The Changing Dynamics of the Later Life Lending Market

11 March 2019

By Richard Pike, sales and marketing director, Phoebus Software Ltd

There is an undoubted continual focus on the end user experience and application interface within the lending Sector, with the requirements of millennial customers being attributed to driving this.

As the demographics of borrowers entering the qualification criteria for later life lending products change, moving forward it will be interesting to see how the requirements of the “traditional” mortgage market borrowers are duplicated within this ever-expanding sector.

The later life lending market will continue to be mainly intermediary led in terms of distribution, and with an estimated eight out of ten brokers saying they already either have the required qualifications, have referral partners or will consider placing equity release or similar products in the future, this is not going to change for the foreseeable future. This is a fairly significant mind set change from even just a couple of years ago where equity release was seen as particularly specialist.

The onset of the Retirement Interest Only (RIO) market has the potential to impact the distribution landscape to an extent, especially if lenders offer an internal product transfer capability rather than creating relationships to remortgage such cases away. RIOs are offered to borrowers who are nearing the end of their interest only mortgages. It offers them a new product that allows them to stay in their property into retirement until death and, if the loan stayed with the same lender, the transfer process could be made fairly slick and in theory be handled internally.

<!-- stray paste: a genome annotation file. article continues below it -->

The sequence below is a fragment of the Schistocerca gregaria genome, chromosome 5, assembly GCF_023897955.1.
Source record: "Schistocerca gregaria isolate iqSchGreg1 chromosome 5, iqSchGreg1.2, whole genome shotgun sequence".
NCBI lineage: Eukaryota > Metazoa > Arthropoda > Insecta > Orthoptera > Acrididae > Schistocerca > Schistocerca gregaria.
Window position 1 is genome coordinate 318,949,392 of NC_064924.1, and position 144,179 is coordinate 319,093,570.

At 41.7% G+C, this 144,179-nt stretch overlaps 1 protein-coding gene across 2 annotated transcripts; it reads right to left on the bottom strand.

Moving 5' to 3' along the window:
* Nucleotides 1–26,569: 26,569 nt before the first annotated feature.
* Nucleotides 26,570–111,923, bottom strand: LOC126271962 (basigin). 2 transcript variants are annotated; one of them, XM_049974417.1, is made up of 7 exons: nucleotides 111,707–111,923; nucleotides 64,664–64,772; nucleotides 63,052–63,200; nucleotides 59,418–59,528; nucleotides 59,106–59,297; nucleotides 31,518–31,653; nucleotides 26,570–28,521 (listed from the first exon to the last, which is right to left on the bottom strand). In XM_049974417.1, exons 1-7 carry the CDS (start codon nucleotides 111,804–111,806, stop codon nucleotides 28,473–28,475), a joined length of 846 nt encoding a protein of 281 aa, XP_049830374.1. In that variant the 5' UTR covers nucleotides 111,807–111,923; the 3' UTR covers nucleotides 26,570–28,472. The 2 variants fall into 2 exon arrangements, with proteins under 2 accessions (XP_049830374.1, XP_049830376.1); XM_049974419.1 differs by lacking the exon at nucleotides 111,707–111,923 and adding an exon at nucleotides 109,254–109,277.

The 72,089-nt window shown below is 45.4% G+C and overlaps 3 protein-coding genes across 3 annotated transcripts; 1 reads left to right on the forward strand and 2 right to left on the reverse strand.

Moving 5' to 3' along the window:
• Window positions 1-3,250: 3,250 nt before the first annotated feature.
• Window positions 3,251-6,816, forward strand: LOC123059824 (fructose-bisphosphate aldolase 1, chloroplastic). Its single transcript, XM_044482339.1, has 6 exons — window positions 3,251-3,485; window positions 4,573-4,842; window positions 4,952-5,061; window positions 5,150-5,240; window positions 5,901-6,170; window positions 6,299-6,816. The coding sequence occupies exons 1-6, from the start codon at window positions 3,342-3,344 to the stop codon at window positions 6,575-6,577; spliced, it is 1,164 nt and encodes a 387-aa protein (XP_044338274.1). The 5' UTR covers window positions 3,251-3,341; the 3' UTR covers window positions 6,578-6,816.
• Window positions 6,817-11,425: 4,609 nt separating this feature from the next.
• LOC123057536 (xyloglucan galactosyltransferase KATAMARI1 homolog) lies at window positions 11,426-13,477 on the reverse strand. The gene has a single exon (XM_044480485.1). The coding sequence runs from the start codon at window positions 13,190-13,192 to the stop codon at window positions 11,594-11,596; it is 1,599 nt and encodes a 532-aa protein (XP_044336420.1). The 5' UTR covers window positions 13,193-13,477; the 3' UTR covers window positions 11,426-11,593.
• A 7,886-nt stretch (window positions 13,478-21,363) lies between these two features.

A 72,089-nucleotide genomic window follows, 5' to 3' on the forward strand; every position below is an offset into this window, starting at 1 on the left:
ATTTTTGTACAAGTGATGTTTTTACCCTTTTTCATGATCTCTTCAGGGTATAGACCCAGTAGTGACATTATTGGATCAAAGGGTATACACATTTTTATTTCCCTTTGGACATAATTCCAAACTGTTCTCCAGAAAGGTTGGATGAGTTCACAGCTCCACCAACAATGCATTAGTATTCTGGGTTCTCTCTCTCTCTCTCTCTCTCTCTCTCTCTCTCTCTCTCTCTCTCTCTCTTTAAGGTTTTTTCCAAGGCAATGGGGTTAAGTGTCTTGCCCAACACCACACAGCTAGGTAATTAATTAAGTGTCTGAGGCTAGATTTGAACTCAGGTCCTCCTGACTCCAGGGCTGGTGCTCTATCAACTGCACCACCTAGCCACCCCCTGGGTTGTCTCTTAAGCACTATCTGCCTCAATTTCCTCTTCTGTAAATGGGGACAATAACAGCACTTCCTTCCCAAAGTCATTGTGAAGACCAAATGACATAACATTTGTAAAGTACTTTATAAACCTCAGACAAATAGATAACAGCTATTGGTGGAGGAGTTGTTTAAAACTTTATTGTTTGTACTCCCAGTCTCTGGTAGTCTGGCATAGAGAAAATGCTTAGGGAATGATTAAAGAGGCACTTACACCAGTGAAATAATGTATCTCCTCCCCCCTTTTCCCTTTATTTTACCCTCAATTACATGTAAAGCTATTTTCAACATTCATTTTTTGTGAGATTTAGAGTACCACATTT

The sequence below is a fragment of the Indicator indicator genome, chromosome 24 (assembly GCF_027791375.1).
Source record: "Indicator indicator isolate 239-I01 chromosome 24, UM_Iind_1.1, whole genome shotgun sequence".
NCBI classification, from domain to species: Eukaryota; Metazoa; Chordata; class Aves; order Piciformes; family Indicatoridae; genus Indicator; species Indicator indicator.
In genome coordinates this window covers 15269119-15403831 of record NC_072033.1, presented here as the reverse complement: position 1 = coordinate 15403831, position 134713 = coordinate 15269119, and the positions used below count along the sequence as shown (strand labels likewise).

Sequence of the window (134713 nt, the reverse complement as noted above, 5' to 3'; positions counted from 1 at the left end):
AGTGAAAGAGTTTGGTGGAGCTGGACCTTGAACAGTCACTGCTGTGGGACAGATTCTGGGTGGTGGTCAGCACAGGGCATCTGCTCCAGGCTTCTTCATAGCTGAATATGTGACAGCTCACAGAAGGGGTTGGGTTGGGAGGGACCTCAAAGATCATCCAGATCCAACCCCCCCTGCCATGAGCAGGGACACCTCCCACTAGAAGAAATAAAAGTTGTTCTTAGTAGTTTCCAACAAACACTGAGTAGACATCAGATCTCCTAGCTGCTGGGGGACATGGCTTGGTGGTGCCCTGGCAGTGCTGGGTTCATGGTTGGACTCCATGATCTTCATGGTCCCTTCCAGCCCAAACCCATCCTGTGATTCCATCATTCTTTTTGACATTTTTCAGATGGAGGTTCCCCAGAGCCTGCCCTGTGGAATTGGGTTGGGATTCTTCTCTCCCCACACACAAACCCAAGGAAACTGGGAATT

This could take a change in mind set though, as lenders may of course be pleased to see the so-called risk of RIO qualifying borrowers leaving their balance sheets and moving to a more specialist later life player. However, the renewed focus on borrower retention verses finding new borrowers may have an impact on this thought process and, of course, regulation and compliance will play a large part in any strategy.

Moving forward, post completion borrowers will want to self-serve more and so it is probably a good time for many of the original players in the equity release market to revisit their technology stacks, especially in the area of account servicing. Some lenders have multi-billion pound books being serviced on legacy technology so the time is probably right to consider the efficiencies of looking at new servicing platforms with proven scalability and migration capability. If the platform has a self-service capability and an API framework, it will allow data to move between other third party platforms. This could include the originations or document management platforms.  The cost efficiencies of doing this will be substantial and return on investment recoverable.

There is no doubt that the dynamics of the later life lending market is changing, and established and new players need to consider change. The market will react to the requirements of the sector; it is important to consider both distribution and servicing strategy to prepare for what the future will bring. 

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